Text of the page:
Mini Hatchback 5-door (2014-present)

All the fun of a Mini Hatchback but with a side-helping of practicality

Strengths & Weaknesses

Strengths 

More practical than three-door
Designer-vibe interior
Fun to drive

Weaknesses 

Disappointing safety rating
Still not as spacious as some small cars
Firm suspension gives a stiff ride
Mini Hatchback 5-door prices from £8,750   Finance from £120 per month

In the past, plenty of drivers have been won over by the charm of the Mini Hatchback but then feel crestfallen when they realise, during a test drive, that it’s not much more practical than a matchbox.

So Mini sent its designers and engineers back to the drawing board and the result is the more family-friendly, five-door version under the microscope here.

Now, we won’t try and kid you; the Mini Hatchback five-door is still far from the most accommodating car in its class. What it does is keep the dream alive for more drivers who value a small car with character, over one offering the ultimate in practicality.

The Mini five-door range has been updated for 2019, with new trim levels for cars ordered from October 2018. It costs from £16,890 for a One, £18,330 for a Cooper and £21,620 for a Cooper S. On top of these, Mini has introduced three trim levels called Classic, Sport and Exclusive. To these, buyers can add individual options or pick from options packs.

The two rear doors are small but make it easier for passengers to get in and out of the back of the car than is the case with the three-door Mini. If you have young children still using child seats, it means you no longer require the dexterity of David Blaine to lean in past the folded front seats to fasten their safety belts. Instead, you open the back door.

To enable this extra space, the car is 16cm longer than the three-door. If you were to sit in the back of a three-door and then in a five-door, you’d notice the difference. Two adults can sit in relative comfort, although if space is a priority but a Mini is still your thing, you’d be better off trying the more expensive Clubman and Countryman models for size.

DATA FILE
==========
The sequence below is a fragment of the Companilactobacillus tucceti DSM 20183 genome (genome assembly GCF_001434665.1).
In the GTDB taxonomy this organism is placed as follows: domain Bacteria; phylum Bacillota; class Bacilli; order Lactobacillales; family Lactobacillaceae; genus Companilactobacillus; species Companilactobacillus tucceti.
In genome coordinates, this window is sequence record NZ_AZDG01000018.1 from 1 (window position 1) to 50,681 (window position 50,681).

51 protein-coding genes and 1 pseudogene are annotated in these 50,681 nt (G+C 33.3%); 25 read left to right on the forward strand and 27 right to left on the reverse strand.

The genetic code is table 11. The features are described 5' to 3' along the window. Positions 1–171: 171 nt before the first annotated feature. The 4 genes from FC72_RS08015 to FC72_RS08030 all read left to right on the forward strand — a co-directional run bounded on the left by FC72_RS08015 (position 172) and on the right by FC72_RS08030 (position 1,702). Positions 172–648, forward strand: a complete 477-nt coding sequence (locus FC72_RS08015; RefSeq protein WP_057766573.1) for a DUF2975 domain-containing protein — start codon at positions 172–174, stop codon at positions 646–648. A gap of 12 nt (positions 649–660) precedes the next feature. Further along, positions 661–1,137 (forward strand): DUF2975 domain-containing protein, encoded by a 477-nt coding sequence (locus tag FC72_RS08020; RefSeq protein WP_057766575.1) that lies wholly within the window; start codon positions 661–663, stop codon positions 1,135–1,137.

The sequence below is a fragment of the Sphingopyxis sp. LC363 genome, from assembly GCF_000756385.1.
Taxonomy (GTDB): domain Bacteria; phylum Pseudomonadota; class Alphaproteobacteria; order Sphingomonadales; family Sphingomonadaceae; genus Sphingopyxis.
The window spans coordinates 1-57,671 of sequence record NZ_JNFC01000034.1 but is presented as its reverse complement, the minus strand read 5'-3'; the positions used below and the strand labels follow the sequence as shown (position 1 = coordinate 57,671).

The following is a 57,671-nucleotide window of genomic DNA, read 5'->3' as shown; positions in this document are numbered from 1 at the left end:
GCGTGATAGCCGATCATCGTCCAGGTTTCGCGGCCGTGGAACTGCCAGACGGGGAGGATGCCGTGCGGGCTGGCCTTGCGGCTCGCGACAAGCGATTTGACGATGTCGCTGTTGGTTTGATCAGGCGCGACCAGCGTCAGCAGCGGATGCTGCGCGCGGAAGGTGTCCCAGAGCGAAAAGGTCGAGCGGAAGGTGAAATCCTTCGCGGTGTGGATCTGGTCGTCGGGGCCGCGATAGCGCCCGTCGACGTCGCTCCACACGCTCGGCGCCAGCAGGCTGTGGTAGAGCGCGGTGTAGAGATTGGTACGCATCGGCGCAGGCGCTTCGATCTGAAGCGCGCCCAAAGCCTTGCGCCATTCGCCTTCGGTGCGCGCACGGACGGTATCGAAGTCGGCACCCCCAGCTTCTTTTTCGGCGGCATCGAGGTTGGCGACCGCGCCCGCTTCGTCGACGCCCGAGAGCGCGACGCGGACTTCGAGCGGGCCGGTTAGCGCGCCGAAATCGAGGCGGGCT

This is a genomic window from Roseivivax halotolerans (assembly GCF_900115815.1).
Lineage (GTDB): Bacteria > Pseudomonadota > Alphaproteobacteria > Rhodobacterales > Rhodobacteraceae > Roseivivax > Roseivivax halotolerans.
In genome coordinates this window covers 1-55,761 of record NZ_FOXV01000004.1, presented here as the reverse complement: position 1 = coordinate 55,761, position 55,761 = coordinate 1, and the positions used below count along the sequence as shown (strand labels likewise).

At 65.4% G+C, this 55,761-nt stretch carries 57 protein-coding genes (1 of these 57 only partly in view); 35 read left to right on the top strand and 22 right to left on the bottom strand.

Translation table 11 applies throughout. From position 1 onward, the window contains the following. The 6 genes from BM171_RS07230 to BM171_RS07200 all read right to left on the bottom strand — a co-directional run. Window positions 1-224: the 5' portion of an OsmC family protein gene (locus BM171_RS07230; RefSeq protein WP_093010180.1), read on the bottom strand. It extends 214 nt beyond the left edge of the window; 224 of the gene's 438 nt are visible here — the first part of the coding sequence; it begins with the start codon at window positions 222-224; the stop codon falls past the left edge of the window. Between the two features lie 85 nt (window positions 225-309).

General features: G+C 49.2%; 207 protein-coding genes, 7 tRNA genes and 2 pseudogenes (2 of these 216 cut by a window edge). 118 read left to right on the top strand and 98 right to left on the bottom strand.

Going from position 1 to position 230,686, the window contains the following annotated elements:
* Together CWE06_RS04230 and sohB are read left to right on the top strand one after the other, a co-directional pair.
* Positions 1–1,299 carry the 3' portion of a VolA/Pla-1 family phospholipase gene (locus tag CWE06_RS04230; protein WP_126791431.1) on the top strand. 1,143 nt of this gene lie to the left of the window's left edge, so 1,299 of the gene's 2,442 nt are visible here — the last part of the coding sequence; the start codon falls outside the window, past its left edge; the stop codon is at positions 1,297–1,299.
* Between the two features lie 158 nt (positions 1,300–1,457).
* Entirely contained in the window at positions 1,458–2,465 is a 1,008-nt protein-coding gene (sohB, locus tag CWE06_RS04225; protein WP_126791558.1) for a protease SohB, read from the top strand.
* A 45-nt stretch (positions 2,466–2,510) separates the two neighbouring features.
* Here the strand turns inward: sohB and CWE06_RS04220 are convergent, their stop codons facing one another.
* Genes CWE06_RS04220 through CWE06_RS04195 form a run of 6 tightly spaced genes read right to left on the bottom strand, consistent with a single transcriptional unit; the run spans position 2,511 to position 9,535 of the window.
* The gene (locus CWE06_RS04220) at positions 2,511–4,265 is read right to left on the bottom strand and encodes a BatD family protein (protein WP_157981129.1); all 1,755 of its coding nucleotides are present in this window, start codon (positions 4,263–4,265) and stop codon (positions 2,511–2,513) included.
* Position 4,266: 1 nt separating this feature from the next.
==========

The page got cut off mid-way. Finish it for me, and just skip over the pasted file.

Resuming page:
There’s another, small victory when you buy a five-door Mini over the smaller hatchback. It comes with a larger boot – 278 litres compared with 211 litres. It’s still nothing to shout about but makes a difference.

Pleasingly, the five-door still has all the charm and personality of the regular three-door Mini when you’re behind the wheel, in the low-set driver’s seat.

The interior, with its toggle switches and circular central dashboard, has all of the retro appeal of the rest of the Mini range and makes most other cars on the road feel staid. Build quality is also good for this size of car.

The petrol engines feel punchy, serving up even more performance as you rev them. The steering feels connected to the front wheels, providing some of the go-kart feel MINI boasts of. At the same time, it helps you to drive more smoothly and accurately, particularly on narrow and twisty roads.

It’s fun to drive – like a Mazda 2 or Ford Fiesta – but isn’t as smooth over bumps as the Ford. If comfort is your main priority, a Volkswagen Polo, Skoda Fabia, Vauxhall Corsa and Citroen C3 will roll over Britain’s bumpy roads with greater composure.

These cars are cheaper than the five-door Mini, too, which at £16,890 before a discount, costs £700 more than the three-door version. Even with strong used values, which help keep down the cost of owning or financing the car, it’s expensive.

Euro NCAP, the independent safety organisation, awarded the Mini just four stars out of a possible five. Typical safety equipment such as airbags is standard on the car but an automatic emergency braking system, which can help avoid or reduce the severity of a crash, is only an option with the £800 Driving Assistant Pack.

The car has three sets of Isofix points for securely mounting a child seat. There are two in the back and one on the front passenger seat, where, depending on the type of seat and the age of the child, the airbag may need to be switched off.

Last Updated 

Tuesday, December 4, 2018 - 16:45

Key facts 

Warranty: 
Three years/unlimited miles
Boot size: 
278 litres
Width : 
1,972mm
Length: 
3,982-4,005mm
Height: 
1,425mm
Tax (min to max): 
£165 to £205 in first year, £140 thereafter

Best Mini Hatchback for... 

Mini One automatic
Mini’s optional automatic gearbox is a seven-speed dual clutch type, an efficient system that gives better fuel economy than a manual gearbox. When fitted to the entry-level 1.5-litre petrol engine it returns up to 54.3mpg and emits as little as 119g/km of CO2. No diesel engine is available in the latest Mini range.